Included among the few cologne bottles recovered from the wreck site, was one mold-blown, clear glass example, possibly made from a higher quality flint (lead) glass. It is unknown whether this sole example represents the remains of a larger cargo, ship’s stores, or perhaps even the personal property of an individual crew.
The bottle’s long neck exhibits a “wide prescription” finish, also referred to by a number of other terms including a “flared” finish, a “flat top” finish or “flanged” finish.’ It features an especially thin version of this particular style of finish which is commonly found on medicinal and druggist type bottles and vials that date between 1800 and 1870, though the style is said to date back to antiquity. It is also seen on some early to mid-19th century liquor decanters as well as utilitarian and ink bottles. The bottle features a “blowpipe” pontil scar, also called an “open” pontil, seen on a number of the other “Blue China” examples.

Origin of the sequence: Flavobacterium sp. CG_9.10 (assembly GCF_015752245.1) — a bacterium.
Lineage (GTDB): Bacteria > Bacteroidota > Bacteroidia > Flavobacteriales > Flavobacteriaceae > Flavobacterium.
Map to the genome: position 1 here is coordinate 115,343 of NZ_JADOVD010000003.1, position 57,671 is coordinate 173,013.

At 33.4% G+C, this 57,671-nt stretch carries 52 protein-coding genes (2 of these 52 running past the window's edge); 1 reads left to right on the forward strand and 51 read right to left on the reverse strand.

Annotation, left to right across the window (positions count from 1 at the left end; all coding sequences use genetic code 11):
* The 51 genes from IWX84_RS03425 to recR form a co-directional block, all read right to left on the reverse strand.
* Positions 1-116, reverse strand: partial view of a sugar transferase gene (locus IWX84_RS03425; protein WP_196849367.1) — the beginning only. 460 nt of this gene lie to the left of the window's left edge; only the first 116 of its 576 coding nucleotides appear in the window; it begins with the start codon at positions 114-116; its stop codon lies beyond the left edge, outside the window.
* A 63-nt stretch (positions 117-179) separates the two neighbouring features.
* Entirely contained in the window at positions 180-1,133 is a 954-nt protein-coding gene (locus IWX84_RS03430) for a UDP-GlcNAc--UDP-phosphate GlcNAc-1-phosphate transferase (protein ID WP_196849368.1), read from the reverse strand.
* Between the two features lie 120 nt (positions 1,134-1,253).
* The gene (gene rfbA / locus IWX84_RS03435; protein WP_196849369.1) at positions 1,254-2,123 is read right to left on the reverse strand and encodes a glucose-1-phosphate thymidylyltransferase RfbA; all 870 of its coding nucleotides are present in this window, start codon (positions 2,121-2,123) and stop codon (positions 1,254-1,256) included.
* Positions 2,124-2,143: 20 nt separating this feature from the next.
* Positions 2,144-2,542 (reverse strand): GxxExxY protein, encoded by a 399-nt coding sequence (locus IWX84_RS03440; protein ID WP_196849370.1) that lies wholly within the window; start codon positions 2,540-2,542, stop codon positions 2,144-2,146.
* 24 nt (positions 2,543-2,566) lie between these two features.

This particular specimen dates from the 1830s to 1865, its central plume motif typical of the designs presented on figured cologne bottles of this era. Like most commercial cologne bottles, it was originally sealed with a simple cork stopper. A fancy label may have also been adhered to the top of the cork. Some of the more ornamental perfume bottles typically featured a more decorative glass stopper.
Eau de Cologne was first manufactured commercially in the early 18th century and soon became an unparalleled success. By the following century, Eau de Cologne had become such an important staple that no perfumer and very few apothecaries could be found who did not endeavor to make it. This was especially so in the United States where each manufacturer attempted to improve upon the original recipe, creating in effect a diversity of sweet-smelling toilet waters, all called “cologne” and all offered to the American consumer. The enormous popularity of these many fragrances provided for a steady stream of cologne bottles produced by a number of American glass makers.